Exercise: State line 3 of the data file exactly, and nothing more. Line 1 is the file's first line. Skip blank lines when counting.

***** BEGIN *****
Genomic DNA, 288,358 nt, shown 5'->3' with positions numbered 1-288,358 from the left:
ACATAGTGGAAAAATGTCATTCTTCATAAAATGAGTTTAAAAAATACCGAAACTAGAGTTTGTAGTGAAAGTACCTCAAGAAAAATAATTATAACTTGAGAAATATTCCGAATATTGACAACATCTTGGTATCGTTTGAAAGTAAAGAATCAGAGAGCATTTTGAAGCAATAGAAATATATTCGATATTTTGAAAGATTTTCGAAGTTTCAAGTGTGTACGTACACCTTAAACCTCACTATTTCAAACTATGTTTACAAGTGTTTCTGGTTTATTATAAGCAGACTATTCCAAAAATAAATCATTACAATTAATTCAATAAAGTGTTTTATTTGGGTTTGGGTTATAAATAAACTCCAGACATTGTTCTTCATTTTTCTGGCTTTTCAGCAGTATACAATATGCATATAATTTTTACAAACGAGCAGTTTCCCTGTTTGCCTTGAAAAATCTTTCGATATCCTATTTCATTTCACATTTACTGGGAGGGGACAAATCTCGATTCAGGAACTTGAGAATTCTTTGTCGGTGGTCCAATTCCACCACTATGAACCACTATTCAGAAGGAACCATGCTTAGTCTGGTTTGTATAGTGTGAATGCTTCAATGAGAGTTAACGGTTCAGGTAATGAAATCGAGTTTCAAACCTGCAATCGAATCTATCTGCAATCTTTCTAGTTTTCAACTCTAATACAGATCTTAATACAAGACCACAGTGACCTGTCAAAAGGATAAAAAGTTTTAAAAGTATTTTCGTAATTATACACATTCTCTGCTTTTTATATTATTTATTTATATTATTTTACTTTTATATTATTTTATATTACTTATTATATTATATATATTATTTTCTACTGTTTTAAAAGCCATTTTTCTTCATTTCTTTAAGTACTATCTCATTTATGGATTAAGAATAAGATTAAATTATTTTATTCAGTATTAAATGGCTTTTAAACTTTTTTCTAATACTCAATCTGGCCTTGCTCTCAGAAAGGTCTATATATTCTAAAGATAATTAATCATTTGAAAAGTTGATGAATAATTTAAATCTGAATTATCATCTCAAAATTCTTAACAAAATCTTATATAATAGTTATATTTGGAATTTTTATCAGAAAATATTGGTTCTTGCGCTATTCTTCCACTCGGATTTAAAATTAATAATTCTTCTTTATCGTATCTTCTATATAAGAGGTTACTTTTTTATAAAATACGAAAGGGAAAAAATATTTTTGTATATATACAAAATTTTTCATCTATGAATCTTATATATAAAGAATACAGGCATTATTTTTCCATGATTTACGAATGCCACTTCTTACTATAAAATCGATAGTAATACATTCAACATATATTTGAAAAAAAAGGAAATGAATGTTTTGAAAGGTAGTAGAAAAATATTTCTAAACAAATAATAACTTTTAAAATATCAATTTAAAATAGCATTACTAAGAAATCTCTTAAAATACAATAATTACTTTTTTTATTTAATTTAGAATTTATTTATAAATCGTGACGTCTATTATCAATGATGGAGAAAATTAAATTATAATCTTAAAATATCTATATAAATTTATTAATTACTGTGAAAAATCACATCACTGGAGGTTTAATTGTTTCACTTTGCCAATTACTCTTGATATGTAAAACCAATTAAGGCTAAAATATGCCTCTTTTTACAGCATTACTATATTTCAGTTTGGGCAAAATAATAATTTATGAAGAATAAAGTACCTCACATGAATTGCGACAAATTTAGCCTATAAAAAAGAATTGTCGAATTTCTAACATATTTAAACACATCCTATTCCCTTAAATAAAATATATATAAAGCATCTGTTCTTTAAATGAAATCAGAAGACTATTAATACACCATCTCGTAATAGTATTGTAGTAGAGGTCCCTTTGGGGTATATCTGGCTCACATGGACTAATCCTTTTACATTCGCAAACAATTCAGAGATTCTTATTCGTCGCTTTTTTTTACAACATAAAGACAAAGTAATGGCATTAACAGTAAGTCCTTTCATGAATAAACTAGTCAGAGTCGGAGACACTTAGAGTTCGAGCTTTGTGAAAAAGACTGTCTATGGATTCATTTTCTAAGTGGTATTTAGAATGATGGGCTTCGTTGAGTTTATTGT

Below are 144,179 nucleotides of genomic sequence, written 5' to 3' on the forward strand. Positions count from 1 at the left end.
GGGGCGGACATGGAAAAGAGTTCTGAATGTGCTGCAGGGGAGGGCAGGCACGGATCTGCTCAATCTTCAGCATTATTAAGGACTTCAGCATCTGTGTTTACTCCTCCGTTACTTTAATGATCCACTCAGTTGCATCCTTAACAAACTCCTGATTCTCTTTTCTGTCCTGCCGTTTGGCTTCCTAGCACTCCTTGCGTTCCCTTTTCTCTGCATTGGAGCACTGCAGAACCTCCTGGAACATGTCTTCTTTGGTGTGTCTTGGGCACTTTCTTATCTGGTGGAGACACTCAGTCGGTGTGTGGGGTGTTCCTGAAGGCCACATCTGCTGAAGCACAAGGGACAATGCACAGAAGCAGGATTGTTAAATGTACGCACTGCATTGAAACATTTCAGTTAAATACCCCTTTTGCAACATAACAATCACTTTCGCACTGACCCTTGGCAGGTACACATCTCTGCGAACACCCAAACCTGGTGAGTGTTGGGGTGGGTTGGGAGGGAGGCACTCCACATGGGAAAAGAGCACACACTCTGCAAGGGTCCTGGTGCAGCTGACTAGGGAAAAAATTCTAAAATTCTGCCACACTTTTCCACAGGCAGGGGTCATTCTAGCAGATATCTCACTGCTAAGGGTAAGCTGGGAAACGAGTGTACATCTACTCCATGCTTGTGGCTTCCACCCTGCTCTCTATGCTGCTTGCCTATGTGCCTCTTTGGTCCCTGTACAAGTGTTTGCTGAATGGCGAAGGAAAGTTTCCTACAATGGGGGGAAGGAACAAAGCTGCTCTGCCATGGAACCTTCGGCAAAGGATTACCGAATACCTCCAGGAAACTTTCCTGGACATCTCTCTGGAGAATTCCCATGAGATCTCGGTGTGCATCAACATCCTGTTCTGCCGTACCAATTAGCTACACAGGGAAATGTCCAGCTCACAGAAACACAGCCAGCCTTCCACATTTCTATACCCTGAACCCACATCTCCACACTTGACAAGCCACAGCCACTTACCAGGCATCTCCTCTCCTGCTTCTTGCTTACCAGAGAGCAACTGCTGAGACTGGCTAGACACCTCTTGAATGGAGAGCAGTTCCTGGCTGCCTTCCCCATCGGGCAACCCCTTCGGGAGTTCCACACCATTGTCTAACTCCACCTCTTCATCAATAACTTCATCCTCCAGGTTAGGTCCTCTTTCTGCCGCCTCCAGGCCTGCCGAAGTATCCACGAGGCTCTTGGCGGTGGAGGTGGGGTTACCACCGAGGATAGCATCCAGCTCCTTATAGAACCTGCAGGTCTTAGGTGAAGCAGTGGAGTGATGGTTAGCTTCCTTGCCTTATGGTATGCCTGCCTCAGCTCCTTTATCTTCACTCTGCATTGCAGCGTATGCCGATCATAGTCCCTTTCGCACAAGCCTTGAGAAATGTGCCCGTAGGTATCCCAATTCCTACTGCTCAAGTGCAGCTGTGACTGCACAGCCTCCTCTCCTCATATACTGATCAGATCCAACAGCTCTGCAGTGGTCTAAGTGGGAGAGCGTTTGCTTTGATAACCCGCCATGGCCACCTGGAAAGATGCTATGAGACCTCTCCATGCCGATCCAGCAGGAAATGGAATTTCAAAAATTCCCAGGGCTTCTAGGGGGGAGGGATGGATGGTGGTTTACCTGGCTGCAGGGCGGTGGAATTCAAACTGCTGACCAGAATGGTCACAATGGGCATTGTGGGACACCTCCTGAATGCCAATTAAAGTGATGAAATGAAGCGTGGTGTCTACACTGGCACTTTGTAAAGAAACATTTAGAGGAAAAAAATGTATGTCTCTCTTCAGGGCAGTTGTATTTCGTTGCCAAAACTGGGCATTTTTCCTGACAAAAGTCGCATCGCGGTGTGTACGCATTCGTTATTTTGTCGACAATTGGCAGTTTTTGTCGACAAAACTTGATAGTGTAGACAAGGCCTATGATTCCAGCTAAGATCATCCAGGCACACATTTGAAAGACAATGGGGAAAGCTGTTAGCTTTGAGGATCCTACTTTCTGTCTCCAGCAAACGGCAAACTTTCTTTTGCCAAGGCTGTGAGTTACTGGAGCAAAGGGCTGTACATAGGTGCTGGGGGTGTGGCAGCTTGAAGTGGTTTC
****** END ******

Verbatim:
Below are 144,179 nucleotides of genomic sequence, written 5' to 3' on the forward strand. Positions count from 1 at the left end.